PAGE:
Council sees the forest and the trees, and has thrown initial support behind town staff recommendations intended to strengthen Collingwood’s tree canopy.
During Monday’s (Aug. 8) strategic initiatives standing committee meeting, council voted in favour of spending up to $100,000 to retain a consultant to inform the next council on how Collingwood can better protect tree canopy. Councillors also gave initial approval to spend an additional $75,000 tree maintenance and removal in 2022, to be taken from the operating contingency fund reserve.
During Monday’s meeting, Coun. Deb Doherty spoke about the report and a path forward for the town to protect trees.
“This report ticks off so many boxes for me,” said Doherty. “It acknowledges we have fallen behind."
The town's Urban Forest Management Plan calculated the 2018 tree canopy coverage at 31.7 per cent.
“We have been feeling comfortable because we sit at a canopy coverage of just under 32%. That calculation was done in 2018,” she said. “We’ve had a number of major greenfield developments go forward since that time and that doesn’t include the loss of trees on properties less than a hectare. We have some making up to do.”
Doherty also noted a link between tree canopy cover and equity issues in Collingwood.
“Most dense covers and our more mature trees tend to be in our mature neighbourhoods with larger homes that are generally correlated with higher household incomes,” she said. “As we move away from the central core of our community, we see smaller and fewer trees.”
“I’m hoping this is something we can address,” said Doherty.
Doherty also said she’d like to see more “pocket parks” around Collingwood.
“Climate change has a cost. It is costing us in terms of infrastructure, and generally in terms of flooding. This is not just speculation,” she said. “These investments will help us in the future.”
Several recommendations approved by the committee on Monday include updating the town’s Urban Design Manual and Development Engineering Standards to reflect the latest standards for preserving, protecting and augmenting the tree canopy through the development process.
An updated private property tree bylaw will also be considered, as well as a draft site alteration bylaw to address the protection of other natural heritage features such as wetlands and vegetation. A tree monitoring and inventory system would also be set up, which was part of the town’s forest plan that has not yet been implemented. Public consultation is suggested as part of any consultant work to be done.
In February 2020, council adopted an Urban Forest Management Plan and the concept of an urban forestry unit. The consultant at that time was paid $90,000 for the report.
Although the plan proposed funding from 2020-2029 of $2,259,025 for the endeavour, no new human or financial resources have been approved through the budget process to date according to town staff, notwithstanding administrative requests in the past two town budgets. In 2021 and 2022, the town spent between $200,000 and $300,000 per year for tree maintenance/removal and trimming.
Of the 41 recommendations in the Urban Forest Management Plan, staff current say only the review of the Official Plan to develop new policies that support the urban forest is currently underway. The delay in accomplishing the other recommendations in the plan is “a result of resource constraints and other pressing priorities (e.g., COVID-19 response and recovery),” according to the staff report.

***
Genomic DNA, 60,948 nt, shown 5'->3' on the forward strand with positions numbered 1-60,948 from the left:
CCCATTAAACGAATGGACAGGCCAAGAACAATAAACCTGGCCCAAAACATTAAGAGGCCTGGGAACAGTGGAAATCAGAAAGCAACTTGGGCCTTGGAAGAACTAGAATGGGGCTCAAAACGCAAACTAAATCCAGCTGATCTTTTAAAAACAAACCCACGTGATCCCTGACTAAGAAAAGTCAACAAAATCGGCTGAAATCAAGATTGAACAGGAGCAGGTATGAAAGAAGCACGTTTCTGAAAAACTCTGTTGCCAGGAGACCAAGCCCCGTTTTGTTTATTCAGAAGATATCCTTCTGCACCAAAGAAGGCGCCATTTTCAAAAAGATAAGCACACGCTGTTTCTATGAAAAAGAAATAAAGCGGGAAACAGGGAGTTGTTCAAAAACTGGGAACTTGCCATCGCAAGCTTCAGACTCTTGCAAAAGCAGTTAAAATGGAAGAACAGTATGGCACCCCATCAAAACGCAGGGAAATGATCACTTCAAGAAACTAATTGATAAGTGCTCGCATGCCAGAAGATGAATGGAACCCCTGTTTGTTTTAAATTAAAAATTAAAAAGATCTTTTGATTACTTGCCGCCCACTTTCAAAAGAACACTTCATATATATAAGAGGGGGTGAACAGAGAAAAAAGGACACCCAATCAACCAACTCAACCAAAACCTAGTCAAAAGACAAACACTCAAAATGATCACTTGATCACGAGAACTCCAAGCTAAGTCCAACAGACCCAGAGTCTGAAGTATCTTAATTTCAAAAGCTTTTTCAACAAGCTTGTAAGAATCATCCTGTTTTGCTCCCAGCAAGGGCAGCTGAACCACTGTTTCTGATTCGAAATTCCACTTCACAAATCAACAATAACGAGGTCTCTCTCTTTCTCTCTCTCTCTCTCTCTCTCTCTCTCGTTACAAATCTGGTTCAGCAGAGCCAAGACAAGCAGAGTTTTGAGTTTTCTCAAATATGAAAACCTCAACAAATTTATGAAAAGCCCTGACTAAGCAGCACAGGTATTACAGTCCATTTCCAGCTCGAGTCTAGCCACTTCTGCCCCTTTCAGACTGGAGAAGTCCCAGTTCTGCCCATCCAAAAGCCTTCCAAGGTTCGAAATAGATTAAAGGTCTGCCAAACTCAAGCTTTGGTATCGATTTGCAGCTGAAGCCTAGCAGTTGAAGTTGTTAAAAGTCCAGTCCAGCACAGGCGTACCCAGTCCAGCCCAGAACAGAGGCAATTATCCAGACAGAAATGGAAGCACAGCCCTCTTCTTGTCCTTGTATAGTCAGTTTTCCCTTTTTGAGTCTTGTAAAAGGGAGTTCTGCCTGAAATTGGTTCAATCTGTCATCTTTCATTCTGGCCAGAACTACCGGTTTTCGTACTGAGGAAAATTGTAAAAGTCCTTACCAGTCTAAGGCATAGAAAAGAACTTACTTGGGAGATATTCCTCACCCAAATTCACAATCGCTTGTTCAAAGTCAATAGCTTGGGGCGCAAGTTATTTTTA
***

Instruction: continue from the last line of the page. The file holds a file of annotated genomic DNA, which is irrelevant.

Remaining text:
The new draft Official Plan, which was first presented to council in July, suggests the town should achieve a minimum of 30 per cent tree canopy cover by 2041.
During Monday’s meeting, Coun. Chris Carrier asked if EPCOR was bound by municipal bylaws to file a tree-cutting plan ahead of any work they do to cull trees in danger of falling on power lines.
“Is that something they can just do on their own because they’re a utility?” he asked.
Strategic Advisor Jason Reynar said, as per his understanding, utilities have the authority under the Utilities Act to do their own pruning as necessary to protect their infrastructure.
“I think it’s a bit of a grey space about how far back that pruning goes,” said Reynar, noting local utilities had reached out to co-ordinate activities with town staff.
Carrier noted it might be prudent in future budget discussions to work with utilities to come up with a cohesive plan to prevent damaging existing trees while avoiding the doubling up of resources.
“I like the report. More and more being involved with the community over the last few months, this is certainly a significant issue out there,” said Carrier. “People are passionate about the trees in and around their neighbourhoods.”
Coun. Yvonne Hamlin also noted the practice of utility providers “hacking away” at local trees.
“We could do better, working with them,” she said.
Mayor Keith Hull noted that he’d like to see local school boards engaged as part of the tree canopy process and discussions as one of the largest landowners.
“If we’re looking for areas we can plant...I hope there can be an opportunity there for conversation because it is a canvas that is awaiting revitalization,” he said.
An amendment to defer the work to 2023 budget discussions was defeated by a vote of 7-1 with Deputy Mayor Mariane McLeod in favour. All other recommendations were passed unanimously by the committee. The recommendations will need to be ratified at the next regular meeting of council before going into effect.
UPDATE: The recommendations passed at committee -- to spend up to $100,000 to retain a consultant to inform the next council on how Collingwood can better protect tree canopy, and to spend an additional $75,000 tree maintenance and removal in 2022 -- were approved by a unanimous vote at council's Aug. 18 regular meeting.